Trial runs at the giant reservoir off western Kazakhstan are set to begin on Monday, and it may take between three weeks and a month before commercial production starts, Mynbayev said.

    During Kashagan's development, production will be gradually increased to 370,000 barrels per day in the second stage from 180,000 bpd in the first stage in 2013-14, according to North Caspian Operating Company (NCOC), which is developing the field.

    Italy's ENI (ENI.MI), U.S. major ExxonMobil (XOM.N), Royal Dutch Shell (RDSa.L) and France's Total (TOTF.PA) each hold 16.81 percent stakes in Kashagan. Japan's Inpex (1605.T) owns 7.56 percent.
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  3. Yusuf

    Yusuf GUARDIAN Administrator

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    Isn't this old news?
     
  4. amoy

    amoy Senior Member Senior Member

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    not too old , deal only reached on 7 Sept
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  5. Bilal

    Bilal Regular Member

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    I say China is expanding as an economy,They have passed usa as the world power.
     
  6. Ray

    Ray The Chairman Defence Professionals Moderator

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    The oil pipeline is vulnerable.
     
  7. no smoking

    no smoking Senior Member Senior Member

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    Maybe, but who is able to attack? India?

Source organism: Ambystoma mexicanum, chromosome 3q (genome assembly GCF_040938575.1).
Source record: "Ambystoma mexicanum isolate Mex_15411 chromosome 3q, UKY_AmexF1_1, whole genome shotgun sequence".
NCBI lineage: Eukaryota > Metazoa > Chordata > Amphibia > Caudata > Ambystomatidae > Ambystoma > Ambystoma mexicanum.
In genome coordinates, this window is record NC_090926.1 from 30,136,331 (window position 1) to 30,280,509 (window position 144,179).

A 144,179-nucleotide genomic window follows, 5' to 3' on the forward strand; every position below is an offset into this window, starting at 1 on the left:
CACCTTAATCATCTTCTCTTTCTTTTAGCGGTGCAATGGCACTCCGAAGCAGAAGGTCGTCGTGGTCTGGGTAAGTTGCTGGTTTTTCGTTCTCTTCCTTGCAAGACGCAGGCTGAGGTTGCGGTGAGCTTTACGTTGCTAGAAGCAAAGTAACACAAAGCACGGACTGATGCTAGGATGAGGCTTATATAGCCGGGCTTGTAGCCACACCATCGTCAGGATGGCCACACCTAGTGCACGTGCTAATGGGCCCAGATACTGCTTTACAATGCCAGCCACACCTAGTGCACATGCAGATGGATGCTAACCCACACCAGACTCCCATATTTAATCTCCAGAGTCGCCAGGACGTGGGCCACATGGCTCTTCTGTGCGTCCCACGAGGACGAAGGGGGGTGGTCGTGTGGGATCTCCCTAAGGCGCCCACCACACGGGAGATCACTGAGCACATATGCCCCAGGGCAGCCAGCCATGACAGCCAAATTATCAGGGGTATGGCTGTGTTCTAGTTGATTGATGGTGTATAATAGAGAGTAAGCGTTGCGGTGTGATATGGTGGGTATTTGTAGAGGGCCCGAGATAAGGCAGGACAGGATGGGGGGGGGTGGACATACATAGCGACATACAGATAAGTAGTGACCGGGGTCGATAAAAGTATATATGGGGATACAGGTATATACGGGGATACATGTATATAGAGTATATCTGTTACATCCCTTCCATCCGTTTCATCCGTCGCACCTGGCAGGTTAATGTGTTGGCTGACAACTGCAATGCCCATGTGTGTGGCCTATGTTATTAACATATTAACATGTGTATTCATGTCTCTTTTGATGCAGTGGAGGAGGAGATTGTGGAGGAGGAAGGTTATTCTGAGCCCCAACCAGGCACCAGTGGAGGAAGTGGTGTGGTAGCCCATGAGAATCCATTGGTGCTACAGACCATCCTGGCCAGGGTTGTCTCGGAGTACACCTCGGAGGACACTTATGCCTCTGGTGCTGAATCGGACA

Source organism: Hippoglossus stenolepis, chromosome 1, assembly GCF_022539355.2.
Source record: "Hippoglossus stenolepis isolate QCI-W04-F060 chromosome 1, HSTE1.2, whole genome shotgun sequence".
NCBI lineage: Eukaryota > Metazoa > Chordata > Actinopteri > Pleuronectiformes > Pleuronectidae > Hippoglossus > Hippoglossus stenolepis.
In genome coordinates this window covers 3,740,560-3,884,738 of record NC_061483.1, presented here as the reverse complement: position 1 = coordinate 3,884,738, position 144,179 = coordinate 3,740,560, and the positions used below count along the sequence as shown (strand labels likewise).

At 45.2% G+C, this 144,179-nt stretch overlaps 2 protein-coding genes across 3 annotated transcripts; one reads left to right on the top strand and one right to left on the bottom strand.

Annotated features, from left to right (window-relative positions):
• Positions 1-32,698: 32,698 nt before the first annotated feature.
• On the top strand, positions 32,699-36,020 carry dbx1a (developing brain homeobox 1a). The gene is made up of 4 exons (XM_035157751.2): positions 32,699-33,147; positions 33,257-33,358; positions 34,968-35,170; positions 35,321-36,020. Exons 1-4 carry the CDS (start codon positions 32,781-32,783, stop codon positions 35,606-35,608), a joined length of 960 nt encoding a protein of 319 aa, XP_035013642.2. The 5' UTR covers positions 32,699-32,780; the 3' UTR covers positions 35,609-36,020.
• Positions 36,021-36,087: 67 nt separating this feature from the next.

8. t_co

    t_co Senior Member Senior Member

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    Given the idiocy of India's foreign policy, I wouldn't put it past them to try and stir up trouble next to an oil pipeline funded by a combination of US, EU, and Chinese oil producers.

    Sometimes @Ray gives me comfort - his crab mentality is painfully obvious for all to see, and if that is really the mentality permeating Indian decisionmakers, it ensures that India will never grow to the level of threatening China
     
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  9. Ray

    Ray The Chairman Defence Professionals Moderator

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    The Oil pipeline that will go to China is not owned by the EU, US, but by China.

    And it will not be attacked here, definitely not by India but as it moves into and through troubled areas.

    There are the good friends of China within China. They go by the name of East Turkistan Islamic Movement (ETIM), East Turkistan Liberation Organization (ETLO), United Revolutionary Front of East Turkestan (URFET), and the Uyghur Liberation Organization (ULO).

    It may give solace to by being ostrich like, burying your head in the sand, but for rebels anywhere in the world, a long oil pipeline is a lucrative target!
     
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  10. no smoking

    no smoking Senior Member Senior Member

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    Yes, Chinese has been setting up all kinds of infrastructures for decades and all these good friends haven't been able to make any signficant attack on any of them. This tell you who is burying his head in the sand.
     
  11. Ray

    Ray The Chairman Defence Professionals Moderator

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    If you believe that the'good friends' have not attacked, then you must be blind as a bat.

    Heard of the Urumqi attacks? The first day's rioting, which involved at least 1,000 Uyghurs. It began as a protest but escalated into violent attacks that mainly targeted Han Chinese. 197 people died, with 1,721 others injured and many vehicles and buildings destroyed. Uyghur exile groups say the death toll is higher.